A strong marketing orientation comes with significant costs as much time and money is spent in studying the buying patterns and behaviour of customers in relation to the product being sold through extensive market research and knowledge inputs from various groups of customers. Often the companies like Ford have to modify their business operational processes to suit the changing nature of customer demand and requirements. The companies have to invest heavily in building the technological infrastructure so as to develop state of the art products that will catch the attention of the customers and offer product features which the competitors are unable to offer (Doyle, 2009). Companies need to match the product and services offering with that of the competitors and give the best of what is required to the customers. All these require a lot of investment from the part of the company and if it does not sell enough of products then it would not be able to recover the costs.
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Among the micro factors include the company’s own strength and weaknesses in their own area of expertise and also vis-a-vis their competitors. The strength could be in the area of its technical dominance of its products or services or in the superiority of their marketing strategies. Then there are some opportunities in the target market like a nascent market which is growing by leaps and bound and offers a huge customer base for the company’s product and services. Then there can be threats like political instability and change of government rules and regulation of the host country (Kotler, 2008). The macro factors include the political and the legal factors that have a bearing upon the business. For example in India there was a decade of rule of a coalition government that were opposed to reforms in the business sector like approval of foreign direct investment in certain sectors like retail, energy and railways that was making the ground uncertain for business environment (Henderson, 2005). Also in the UK the happening of Brexit has thrown the business prospects of many firms into uncertainty as far as the trade and commerce rules and regulations are concerned. Similarly the state of the economy of the country plays a significant role in the marketing decisions of the company (Doyle, 2009). For example in a booming and growing market the businesses have a lot of opportunity for business expansion and entry into new markets which is not possible if the country is going through a slowdown or a recession. Also the social factors play a role in the marketing decision of a firm. For example if the country has a relatively young population then the product mix would have to be different than if the country has a ageing population (Dalgic, 2006). Hence all these macro and micro factors affect the marketing decisions for a company from time to time since these conditions are usually volatile and keep on changing frequently.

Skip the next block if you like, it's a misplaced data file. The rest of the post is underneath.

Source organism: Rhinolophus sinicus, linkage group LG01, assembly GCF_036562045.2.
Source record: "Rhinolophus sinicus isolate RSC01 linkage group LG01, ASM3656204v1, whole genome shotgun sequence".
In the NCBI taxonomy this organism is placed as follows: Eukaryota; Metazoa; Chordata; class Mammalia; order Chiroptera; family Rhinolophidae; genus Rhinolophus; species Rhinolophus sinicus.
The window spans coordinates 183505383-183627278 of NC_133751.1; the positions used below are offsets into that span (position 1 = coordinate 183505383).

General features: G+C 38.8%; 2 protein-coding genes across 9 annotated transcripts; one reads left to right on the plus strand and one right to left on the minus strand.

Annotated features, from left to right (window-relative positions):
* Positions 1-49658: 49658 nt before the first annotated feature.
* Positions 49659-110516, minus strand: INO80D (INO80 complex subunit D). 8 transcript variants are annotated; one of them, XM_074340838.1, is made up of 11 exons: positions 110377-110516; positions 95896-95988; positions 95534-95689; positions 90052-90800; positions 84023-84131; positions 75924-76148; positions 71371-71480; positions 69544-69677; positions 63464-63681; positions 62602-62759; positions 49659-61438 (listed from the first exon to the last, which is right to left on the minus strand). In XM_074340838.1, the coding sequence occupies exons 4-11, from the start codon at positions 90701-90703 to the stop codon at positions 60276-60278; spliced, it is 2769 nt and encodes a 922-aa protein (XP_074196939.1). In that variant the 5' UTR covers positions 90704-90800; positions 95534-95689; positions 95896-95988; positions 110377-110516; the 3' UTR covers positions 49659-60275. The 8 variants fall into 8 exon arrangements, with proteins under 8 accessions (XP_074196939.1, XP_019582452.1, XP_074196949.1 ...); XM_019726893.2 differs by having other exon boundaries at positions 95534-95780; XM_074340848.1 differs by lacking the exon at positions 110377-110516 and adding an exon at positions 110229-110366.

For planning an effective marketing strategy for Ford it has to segment the consumer market according to the tastes and preferences and consumption pattern of the public. For example the fast sports cars should be targeted at the young and rich population who have the habit of buying such type of cars. The cars that are meant for the young people should have a high pickup and a swanky look as opposed to the cars that are meant for family persons who need a lot of space and must have additional safety features to prevent accidents. Thus the cars should be built according to the needs and requirement of that segment of the customers for whom it is meant to be bought and used (Goulding, 2005). Also the fast and fancy cars of Ford should have all the features that go with the mentality of the younger generation of customers like speed and sexy looks. For cars that are meant for older people with families large space and adequate safety features are the segmenting criteria and hence those cars should be built according to the needs and demands of that category of customers. This in short is the segmentation criteria that the company must keep in mind before investing millions of pounds in designing the right type of car for the right people (Doyle, 2009).